In Istanbul, the cat is king. The city is famous for its legions of feral felines. Even though no one technically owns them, these hundreds of thousands of street cats are as well cared for as any pet—people feed them, welcome them into their shops and homes, and even bring them to the vet. The kitty culture in Istanbul is notable enough that the Turkish city’s magical relationship with its feline residents is the subject of a new documentary, Kedi. And yes, it puts all other cat videos on Earth to shame.
Kedi follows seven street cats on their daily jaunts through the city, exploring their social lives and encounters with their favorite human friends. The documentary takes a cat’s-eye view of the city: The camera tracks low along the ground, eye-to-eye with the film’s feline stars as they roam the streets, following them into cafes, up onto rooftops, and down to the waterfront. Most have several human allies who care for them and whom they visit every day.
In interviews, these caretakers often meditate on the fiercely independent nature of the cats living around them. One compares being friends with a cat to communicating with aliens. Most of the interviewees call the cats that pop into their lives "friends," rather than "pets." The cats come and go as they please, each one with its own agenda and distinct personality. They might stop by for a bite to eat or for a round of petting, then move on to their next destination. Some stalk boldly into cafes, while others wait patiently outside for someone to bring them a snack.
Many cities have stray cats, but the people of Istanbul have an unusually friendly coexistence with their feline residents. Director Ceyda Torun, who was born and grew up in Istanbul before her family relocated to New York, attributes the city's unique relationship to its feral cat population to its culture. “Without the cat, Istanbul would lose part of its soul,” says one resident in the film’s opening.
Cats have a special place in Islamic folklore as well, Torun tells mental_floss. In one folktale, the prophet Muhammad cuts the sleeve off his robe to avoid disturbing his sleeping cat.
More importantly, cats have been wandering the city for millennia. Founded as Byzantium in 660 BCE, Istanbul has been a major trading port for centuries. And with the ships came the cats. The oldest known remains of a domestic cat were found in nearby Cyprus, where humans have likely had feline pets for some 9500 years, and Torun says there’s evidence of Turkish cat culture dating back more than three millennia. One zoologist she spoke to—who had been collecting animal remains under the Bosporus strait—found the 3500-year-old skeleton of a cat whose broken leg had been mended by human hands.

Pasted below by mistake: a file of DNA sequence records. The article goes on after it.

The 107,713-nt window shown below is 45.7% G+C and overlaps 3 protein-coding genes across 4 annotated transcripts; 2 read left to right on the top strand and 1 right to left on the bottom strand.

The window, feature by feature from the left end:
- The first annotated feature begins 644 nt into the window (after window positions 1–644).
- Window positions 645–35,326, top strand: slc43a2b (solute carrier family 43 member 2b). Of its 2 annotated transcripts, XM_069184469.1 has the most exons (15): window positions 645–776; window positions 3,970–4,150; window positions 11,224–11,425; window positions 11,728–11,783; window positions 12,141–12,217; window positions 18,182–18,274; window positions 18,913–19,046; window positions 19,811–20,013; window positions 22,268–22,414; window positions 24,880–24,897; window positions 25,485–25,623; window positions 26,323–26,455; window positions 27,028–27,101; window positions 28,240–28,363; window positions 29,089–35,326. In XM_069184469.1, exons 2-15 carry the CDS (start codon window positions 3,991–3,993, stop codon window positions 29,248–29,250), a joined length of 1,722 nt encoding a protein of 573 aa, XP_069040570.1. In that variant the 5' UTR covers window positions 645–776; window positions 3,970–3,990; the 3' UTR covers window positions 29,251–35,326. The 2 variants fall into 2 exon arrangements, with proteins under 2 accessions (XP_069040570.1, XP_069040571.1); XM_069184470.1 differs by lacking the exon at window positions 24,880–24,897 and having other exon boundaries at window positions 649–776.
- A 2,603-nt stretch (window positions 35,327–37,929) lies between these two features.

To get a sense of just how revered Istanbul's street cats are, consider this: In 2016, the city erected a statue by a local artist honoring a recently departed street cat, Tombili. He was so beloved (locally and on social media) that the petition for a statue of him gathered 17,000 signatures in less than two months. Street cats are welcome at mosques, in cafes, and in people’s apartments.
Torun and her crew spent three months in Istanbul finding both human and feline subjects before any filming even began. They took a two-pronged approach to their search, both roaming the streets themselves to look for cats and asking locals if there was a special cat in their neighborhood, including cats that hung out in a particularly unusual place, like a mosque or a Turkish bath. Some of the subjects, like the mother cat who stars in the first vignette—cheekily nicknamed “YellowS**t” by one shopkeeper who feeds her—were only discovered after production began.
As you might expect, cats don’t make entirely dependable film subjects. For one thing, they could get a little too excited about the cameras. At times, Torun says, “we had a hard time shooting because we had multiple cats on us rubbing their face on the camera rig.” They ended up with a lot of shots of cats “just rubbing themselves on the camera or rig or spraying things [with urine].” Luckily, once the cats had made a thorough inspection of the cameras, they tended to go back to whatever they were doing before. “We have hours and hours of footage of cats grooming themselves or sleeping. They weren’t going to perform,” Torun says.
And yet, in other ways, the cats were easier to film than you might expect. “They stick to routines,” Torun explains. “They do the same things over and over. They don’t really stray out of their territory.” All the documentary crew had to do was show up in the right places. They would come back every other day or so during the two months of shooting to see what the cats were up to. Some of them even seemed to know they were being filmed.
The cats would perform “as if they were getting instructions from me,” Torun says. The film ends on a rooftop, focused on a cat perched on a ledge as the sun sets over the city in the background. “He almost knew that we were making a movie and that was the best place,” says the director.
Torun ended up with 180 hours of footage of cats lounging around, stealing food, begging for attention, and more. The finished film, debuting in the U.S. on February 10 courtesy of Oscilloscope Laboratories, clocks in at an hour and 20 minutes. But if Torun decided to release those other 178-plus hours of cat videos, we wouldn’t be opposed.
All images courtesy Kedi.